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FAIRDEAL SUPPLIES LTD. V/S COMMISSIONER OF CUSTOMS, decided on Friday, May 5, 2017.
[ In the High Court of Gujarat at Ahmedabad, Special Civil Application No. 6576 of 2017. ] 05/05/2017
Judge(s) : HARSHA DEVANI & A.S. SUPEHIA
Advocate(s) : Mihir Joshi, Sr. with Anuj K. Trivedi. Chintan H. Dave.
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  "2017 (351) ELT 220"  ==   ""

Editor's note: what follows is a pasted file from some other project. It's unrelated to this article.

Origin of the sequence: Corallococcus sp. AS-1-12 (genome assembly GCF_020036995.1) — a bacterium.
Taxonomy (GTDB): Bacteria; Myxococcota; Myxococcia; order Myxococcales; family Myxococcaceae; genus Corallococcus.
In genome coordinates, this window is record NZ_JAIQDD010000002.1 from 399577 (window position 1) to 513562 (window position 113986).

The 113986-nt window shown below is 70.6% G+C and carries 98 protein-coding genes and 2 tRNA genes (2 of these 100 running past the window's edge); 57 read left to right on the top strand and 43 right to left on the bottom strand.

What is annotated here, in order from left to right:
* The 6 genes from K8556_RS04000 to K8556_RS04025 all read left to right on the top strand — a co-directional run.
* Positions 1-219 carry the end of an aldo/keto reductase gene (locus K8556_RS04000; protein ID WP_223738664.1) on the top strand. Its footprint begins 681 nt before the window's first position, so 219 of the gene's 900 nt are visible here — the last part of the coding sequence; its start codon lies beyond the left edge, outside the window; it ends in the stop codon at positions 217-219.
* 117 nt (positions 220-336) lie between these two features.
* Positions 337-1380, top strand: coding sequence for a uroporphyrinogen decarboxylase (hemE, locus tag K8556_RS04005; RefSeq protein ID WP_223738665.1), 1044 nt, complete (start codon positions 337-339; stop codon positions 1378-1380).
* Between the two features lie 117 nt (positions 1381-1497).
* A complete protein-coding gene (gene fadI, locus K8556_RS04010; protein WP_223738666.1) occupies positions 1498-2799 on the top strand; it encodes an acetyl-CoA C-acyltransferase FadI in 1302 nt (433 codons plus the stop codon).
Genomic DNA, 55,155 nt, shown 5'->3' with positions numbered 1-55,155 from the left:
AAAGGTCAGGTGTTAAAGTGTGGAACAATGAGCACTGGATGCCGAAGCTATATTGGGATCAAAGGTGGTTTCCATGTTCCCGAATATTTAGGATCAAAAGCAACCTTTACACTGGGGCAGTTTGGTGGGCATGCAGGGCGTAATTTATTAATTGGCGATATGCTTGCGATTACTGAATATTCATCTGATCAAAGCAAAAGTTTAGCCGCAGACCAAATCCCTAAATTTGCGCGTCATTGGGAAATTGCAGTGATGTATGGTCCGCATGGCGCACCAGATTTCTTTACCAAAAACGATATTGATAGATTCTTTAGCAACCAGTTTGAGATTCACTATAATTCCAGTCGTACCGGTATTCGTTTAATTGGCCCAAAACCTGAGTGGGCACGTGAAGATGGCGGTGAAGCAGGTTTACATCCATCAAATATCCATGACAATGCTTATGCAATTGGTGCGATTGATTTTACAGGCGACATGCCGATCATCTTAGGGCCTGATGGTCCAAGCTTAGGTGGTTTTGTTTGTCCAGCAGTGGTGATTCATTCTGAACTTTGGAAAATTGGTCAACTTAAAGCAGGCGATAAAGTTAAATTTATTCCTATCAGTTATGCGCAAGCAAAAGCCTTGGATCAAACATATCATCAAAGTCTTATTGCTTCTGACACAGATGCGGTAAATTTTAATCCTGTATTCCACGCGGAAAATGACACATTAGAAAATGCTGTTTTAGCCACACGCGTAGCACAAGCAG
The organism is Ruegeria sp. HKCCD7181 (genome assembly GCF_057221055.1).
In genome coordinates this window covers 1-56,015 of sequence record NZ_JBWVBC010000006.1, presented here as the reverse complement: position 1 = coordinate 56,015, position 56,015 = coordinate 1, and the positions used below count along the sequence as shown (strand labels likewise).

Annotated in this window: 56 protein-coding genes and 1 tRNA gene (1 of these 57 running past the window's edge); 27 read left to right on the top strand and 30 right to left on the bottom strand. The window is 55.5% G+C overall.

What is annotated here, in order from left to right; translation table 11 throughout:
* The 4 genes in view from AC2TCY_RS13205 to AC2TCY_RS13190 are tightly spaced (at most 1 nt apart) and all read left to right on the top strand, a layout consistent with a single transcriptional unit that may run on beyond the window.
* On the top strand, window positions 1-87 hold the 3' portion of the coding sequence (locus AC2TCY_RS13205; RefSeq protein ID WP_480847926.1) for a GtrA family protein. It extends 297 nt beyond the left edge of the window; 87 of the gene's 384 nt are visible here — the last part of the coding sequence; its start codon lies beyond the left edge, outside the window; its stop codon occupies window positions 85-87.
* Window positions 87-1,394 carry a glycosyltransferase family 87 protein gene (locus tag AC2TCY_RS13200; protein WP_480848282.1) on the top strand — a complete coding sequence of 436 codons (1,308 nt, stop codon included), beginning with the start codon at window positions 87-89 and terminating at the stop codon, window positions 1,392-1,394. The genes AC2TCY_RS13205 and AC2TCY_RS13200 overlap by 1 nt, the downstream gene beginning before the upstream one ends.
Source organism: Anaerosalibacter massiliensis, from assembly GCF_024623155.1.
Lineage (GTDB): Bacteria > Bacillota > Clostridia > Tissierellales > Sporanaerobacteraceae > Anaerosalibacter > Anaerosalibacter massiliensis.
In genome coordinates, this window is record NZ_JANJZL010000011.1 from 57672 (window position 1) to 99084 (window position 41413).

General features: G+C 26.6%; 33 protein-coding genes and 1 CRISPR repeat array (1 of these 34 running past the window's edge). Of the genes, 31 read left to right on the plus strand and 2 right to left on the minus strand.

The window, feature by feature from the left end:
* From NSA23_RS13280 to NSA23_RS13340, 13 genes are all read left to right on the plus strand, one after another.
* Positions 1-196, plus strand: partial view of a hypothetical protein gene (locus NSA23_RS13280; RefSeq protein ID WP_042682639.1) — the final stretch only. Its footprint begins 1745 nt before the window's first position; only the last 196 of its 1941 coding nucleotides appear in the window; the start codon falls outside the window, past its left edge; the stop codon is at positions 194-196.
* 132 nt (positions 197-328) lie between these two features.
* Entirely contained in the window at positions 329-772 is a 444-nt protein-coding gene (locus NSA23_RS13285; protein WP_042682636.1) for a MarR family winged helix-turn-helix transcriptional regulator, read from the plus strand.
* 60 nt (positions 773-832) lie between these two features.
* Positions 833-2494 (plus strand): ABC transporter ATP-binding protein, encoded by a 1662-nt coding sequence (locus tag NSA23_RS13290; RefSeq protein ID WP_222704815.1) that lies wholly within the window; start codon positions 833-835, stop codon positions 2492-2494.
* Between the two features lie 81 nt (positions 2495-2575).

Harsha Devani J.Oral:1. Rule. Mr. Chintan Dave learned senior standing counsel waives service of notice of rule on behalf of the respondent. Having regard to the controversy involved in the present petition which lies in a very narrow compass the petition was taken up for final hearing today.2. This petition is directed against the common order dated 25-1-2017 passed by the Customs Excise and Service Tax Appellate Tribunal (hereinafter referred to as the Appellate Tribunal) in Miscellaneous Applications No. C/ROA/10348/2016 and C/ROM/10349/2016 whereby the Appellate Tribunal rejected both the applications.3. Shorn of all unnecessary facts briefly stated the facts of the case are that a final assessment order/order-in-original came to be passed by the Assistant Commissioner of Customs Gujarat Pipavav Port Ltd. Pipavav (hereinafter referred to as the adjudicating authority) on 8-1-2017 denying the benefit of exemption Notification No. 21/2002 to the petitioner and charging the petitioner with Customs duty at the rate of 15% and directing the petitioner to pay the differential duty amounting to Rs. 57 38 518/-. The petitioner challenged the order of the adjudicating authority before the Commissioner of Customs (Appeals) Ahmedabad who by an order dated 31-3-2007 dismissed the appeal. The petitioner carried the matter in further appeal before the Appellate Tribunal in Appeal No. C/353/2007.3.1 It appears that in another instance the petitioner had imported a second consignment of coking coal a part whereof was sold to M/s. Maa Bhagwati Coke Pvt. Ltd. on high seas sale. On import both the petitioner and the aforesaid company filed bills of entry and claimed exemption contending that the ash content was lower than 12%. The claim of the petitioner was allowed and it was granted exemption however the claim of M/s. Maa Bhagwati Coke Pvt. Ltd. was rejected resulting in an appeal before the Appellate Tribunal Bearing No. C/352/2007. It is the case of the petitioner that both the appeals namely the appeal filed by M/s. Maa Bhagwati Coke Pvt. Ltd. and the appeal filed by the petitioner were cognate appeals and were listed and heard together from time to time by the Appellate Tribunal.3.2 It is further the case of the petitioner that on 23-2-2016 both the cognate appeals were listed before the Appellate Tribunal at Serial Nos. 15 and 16 and that on that date only the appeal of the petitioner was heard ex parte and dismissed on merits by the Appellate Tribunal whilst the cognate appeal was adjourned though both the appeals were listed together. In view of the fact that the appeal of the petitioner had been decided ex parte the petitioner made an application being Miscellaneous Application No. 10348 of 2016 before the Appellate Tribunal seeking recall of the order dated 23-2-2016 and restoration of Appeal No. C/353/2007 on various grounds which have been set out in detail in Paragraph 4.13 of the petition. The petitioner also moved an application being Miscellaneous Application No. 10349 of 2016 seeking rectification of the mistake in the order dated 23-2-2016 on various grounds which are set out in Paragraph 4.14 of the petition.3.3 Both the above miscellaneous applications came to be heard by the Appellate Tribunal on 20-1-2017 whereafter the petitioner filed its written submissions along with the judgments relied upon by it. By the common impugned order dated 25-1-2017 the Appellate Tribunal rejected both the applications of the petitioner which has given rise to the present petition.4. Mr. Mihir Joshi Senior Advocate learned counsel with Mr. Anuj Trivedi learned advocate for the petitioner submitted that the impugned order is a non-speaking and cryptic order and that the Appellate Tribunal has not dealt with the core and imperative issues raised by the petitioner. Inviting the attention of the Court to the impugned order it was pointed out that the Appellate Tribunal has observed that the appeal pertains to the year 2007 and could not have been kept pending for long despite the fact that a similar appeal of the very same year was adjourned while the petitioner's appeal was dismissed ex parte on merits. It was submitted that the Appellate Tribunal erred in observing that having decided the matter on merits it has become functus officio and cannot entertain an application for restoration. It was submitted that the attention of the Appellate Tribunal was drawn to the decision of the Supreme Court in the case of J.K. Synthetics Ltd. v. Collector of Central Excise 1996 (86) E.L.T. 472 (S.C.) which has been completely ignored by the Appellate Tribunal. Referring to the above decision it was pointed out that the Supreme Court has held that if in a given case it is established that the respondent was unable to appear before it for no fault of his own the ends of justice would clearly require that the ex parte order against him should be set aside. Not to do so on the ground of lack of power would be manifest injustice. It was submitted that the order dated 23-2-2016 passed by the Appellate Tribunal while deciding the appeal ex parte is based upon incorrect facts namely that the Appellate Tribunal has recorded that none appeared for the petitioner on 1-9-2015 despite the fact that the learned advocate for the petitioner was in fact present before the Appellate Tribunal and that on that date the appeal was listed at Serial No. 12 and at the time of hearing the colleague of the advocate had sought for a pass over. Subsequently though the advocate for the petitioner was present two other matters at Serial Nos. 17 and 22 that is E/1269/2003 and ST/235/2010 respectively were heard by the Appellate Tribunal extensively till the end of working hours. Therefore due to paucity of time the appeal was not called out again. It was submitted that though the advocate was present before the Appellate Tribunal merely because he did not get his presence marked with the Bench Clerk the order-sheet reflected that none appeared for the petitioner. It was submitted that the finding recorded by the Appellate Tribunal that the learned advocate for the petitioner was not present on 18-11-2015 is also incorrect inasmuch as in consonance with the practice of the Appellate Tribunal the advocate for the petitioner had prior to the date of hearing requested for an adjournment vide letter dated 31-10-2015 addressed to the Assistant Registrar which letter was delivered on 5-11-2015. However it appears that the letter was not placed on the record/file of the Appellate Tribunal and hence the order-sheet did not reflect the appearance on behalf of the petitioner. It was submitted that insofar as nonappearance of the learned advocate for the petitioner on 23-2-2016 is concerned the learned advocate appearing on behalf of the petitioner was wrongly informed that the Bench of the Appellate Tribunal was unavailable and hence he was appearing before the High Court. However upon becoming aware that the Appellate Tribunal was presiding on the said date the learned advocate rushed and reached the Appellate Tribunal by 12:20 p.m. however the Appellate Tribunal unexpectedly rose at 12:00 pm. and the advocate was unable to mention the appeal. It was urged that cognate Appeal No. C/352/2007 wherein identical issues were raised was listed from time to time together with the present appeal and that the appeal of the petitioner was listed at Serial No. 16 and the cognate appeal was listed at Serial No. 15. However the appeal of the petitioner was dismissed while the cognate appeal was adjourned. It was submitted that the absence of the learned advocate for the petitioner was bona fide unintentional and inadvertent and as there was sufficient and genuine reason the Tribunal was not justified in not recalling the ex parte order dated 23-2-2016. It was accordingly urged that the impugned order dated 25-1-2017 deserves to be quashed and set aside and the application filed by the petitioner for recalling the earlier order dated 23-2-2016 deserves to be allowed.5. On the other hand Mr. Chintan Dave learned senior standing counsel for the respondent reiterated the contents of the affidavit in reply filed on behalf of the respondents and adopted the findings recorded by the Appellate Tribunal and submitted that no case is made out so as to warrant interference.6. A perusal of the impugned order dated 25-1-2017 reveals that what has weighed with the Appellate Tribunal while rejecting the application for recalling of the earlier order and restoring the appeal is that the record revealed that the learned advocate for the appellant was continuously not present on three occasions i.e. on 1-9-2015 18-11-2015 and 23-2-2016. According to the Appellate Tribunal the continuous absence of the appellant and their representative during the hearing would not grant them any basic right of restoration of the appeal especially so when the Bench of the Tribunal consisting of the President and the Member (Technical) had arrived at a reasoned decision vide order dated 23-2-2016. The Appellate Tribunal has also observed that once the matter has been decided on merits the Tribunal becomes functus officio and cannot entertain an application for restoration of the appeal. On the basis of the above reasoning the Appellate Tribunal has rejected the application for restoration filed by the applicant.7. Insofar as the last finding recorded by the Appellate Tribunal viz. that it becomes functus officio and cannot entertain an application for restoration of appeal is concerned the same is clearly contradictory to the principles enunciated by the Supreme Court in J.K. Synthetics Ltd. v. Collector of Central Excise (supra) wherein it has been held thus : -5. Rule 20 of the CEGAT (Procedure) Rules deals with cases where the appellant has defaulted. Rule 21 empowers CEGAT to hear appeals ex parte. The fact that Rule 21 does not expressly state that an order on an appeal heard and disposed of ex parte can be set aside on sufficient cause for the absence or the respondent being shown does not mean that CEGAT has on power to do so. Rule 41 gives CEGAT wide powers to make such orders or give such directions as might be necessary or expedient to give effect or in relation to its order or to prevent abuse of its process or most importantly to secure the ends of justice.6. If in a given case it is established that the respondent was unable to appear before it for no fault of his own the ends of justice would clearly require that the ex parte order against him should be set aside. Not to do go on the ground of lack of power would be manifest injustice. Quite apart from the inherent power that every tribunal and court constituted to do justice has in this respect CEGAT is clothed with express power under Rule 41 to make such order as is necessary to secure the ends of justice. CEGAT has. therefore the power to set aside an order passed ex parte against the respondent before it if it is found that the respondent had for sufficient cause been unable to appear.7. It is for CEGAT consider in every such case whether the respondent who applies for recall of the ex parte order against him had sufficient cause for remaining absent when it was passed and if it is established to the satisfaction of CEGAT that there was sufficient cause CEGAT must set aside the ex parte order restore the appeal to its file and hear it afresh on merits.8. On the facts of the present case we think it proper to allow the appellants' application to CEGAT for setting aside the ex parte order against it ourselves.9. The appeal is allowed. The order under appeal is set aside. The application of the appellant for recalling the order dated 31st August 1987 passed by CEGAT ex parte against it is allowed. The appeal (No. 590/84C) before CEGAT is restored to its file and shall be heard and disposed of on merits.8. Thus the Supreme Court has clearly held that the Appellate Tribunal is clothed with express power under Rule 41 of the CEGAT (Procedure) Rules [now called the Customs Excise and Service Tax Appellate Tribunal (Procedure) Rules 1982] to make such order as is necessary to secure the ends of justice and therefore has the power to set aside an order passed ex parte against the respondent before it if it is found that the respondent had for sufficient cause been unable to appear.9. Insofar as the other grounds on which the application has been rejected are concerned one of the grounds is that the learned advocate for the petitioner had remained consistently absent whereas the learned advocate for the petitioner has pointed out the relevant facts which indicate that the aforesaid observations made by the Appellate Tribunal regarding the absence of the learned advocate for the petitioner during the course of hearing are incorrect.10. What has mostly weighed with the Appellate Tribunal while rejecting the application for recalling the earlier order is that the Bench comprising of the President and the Member (Technical) had arrived at a reasoned decision dated 23-2-2016. In this regard a perusal of the ex parte order dated 23-2-2016 passed by the Appellate Tribunal reveals that in the first paragraph it has recorded that there was no appearance on behalf of the appellant on the last two occasions and that the appeal was being taken up for disposal on the basis of records. In the second and third paragraphs the facts of the case have been briefly reproduced. In the fourth paragraph the Appellate Tribunal has recorded that it has heard the authorised representative who has reiterated the findings of the Commissioner (Appeals) in the impugned order in appeal. In Paragraph 5 the Appellate Tribunal has by and large reproduced the observations made by the adjudicating authority in the order-in-original dated 8-1-2017. In Paragraph 6 the Appellate Tribunal has reproduced the observations made by the Commissioner (Appeals) in the order-in-appeal and in the last paragraph has merely observed that in the above analysis it found that the impugned orders are unassailable in the facts and circumstances of the case. In the entire order there is not even a sentence discussing the merits of the appeal preferred by the petitioner. There is no reference to any ground raised by the petitioner in the appeal memorandum or any independent finding of the Appellate Tribunal. The Appellate Tribunal has merely reproduced extracts of the order-in-original and the order-in-appeal and has upheld the same stating that the impugned orders are unassailable. Though the Appellate Tribunal has used the expression in view of the above analysis there is no analysis worth the name reflected in the said order. Clearly therefore the order dated 23-2-2016 passed by the Appellate Tribunal is a non-reasoned and non-speaking one. The observation made by the Appellate Tribunal in the impugned order to the effect that the Bench comprising of the President and the Member (Technical) had arrived at a reasoned decision dated 23-2-2016 is therefore not borne out from the record.11. In the light of the law laid down by the Supreme Court in the case of J.K. Synthetics Ltd. v. Collector of Central Excise (supra) wherein the Supreme Court has held that the fact that Rule 21 does not expressly state that an order on an appeal heard and disposed of ex parte can be set aside on sufficient cause for the absence of the respondent being shown does not mean that CEGAT has no power to do so. Rule 41 gives CEGAT wide powers to make such orders or give such directions as might be necessary or expedient to give effect or in relation to its order or to prevent abuse of its process or most importantly to secure the ends of justice. The Court has held that CEGAT is clothed with express power under Rule 41 to make such order as is necessary to secure the ends of justice and therefore has the power to set aside an order passed ex parte against the respondent before it if it is found that the respondent had for sufficient cause been unable to appear.12. Having regard to the averments made in the memorandum of petition as well as in the application filed before the Appellate Tribunal the Court is of the view that the petitioner had made out sufficient cause for not remaining present when the order dated 23-2-2016 was passed and hence the Appellate Tribunal was not justified in not recalling its earlier order and restoring the appeal preferred by the petitioner.13. In the above view of the matter instead of remitting the matter to the Appellate Tribunal to once again consider the application for recalling of the order dated 23-2-2016 and restoration of the appeal in the facts of the present case the Court is of the view that sufficient cause has been made out by the petitioner for not remaining present before the Appellate Tribunal either personally or through its representative on the date when the ex parte order came to be passed.14. The petition therefore succeeds and is accordingly allowed. The impugned order dated 25-1-2017 passed by the Appellate Tribunal is hereby quashed and set aside. Miscellaneous Application No. C/ROA/10348/2016 is hereby allowed. The order dated 23-2-2016 passed by the Appellate Tribunal in Appeal No. C/353/2007 is hereby recalled and the appeal is restored to the file of the Appellate Tribunal which shall be heard and disposed of on merits. In the light of the fact that the order dated 23-2-2016 has been recalled it is not necessary to enter into the merits of the impugned order insofar as the application for rectification of mistake is concerned. It is clarified that the Court has not expressed an opinion on the merits of the appeal. Rule is made absolute accordingly with no order as to costs.Petition allowed.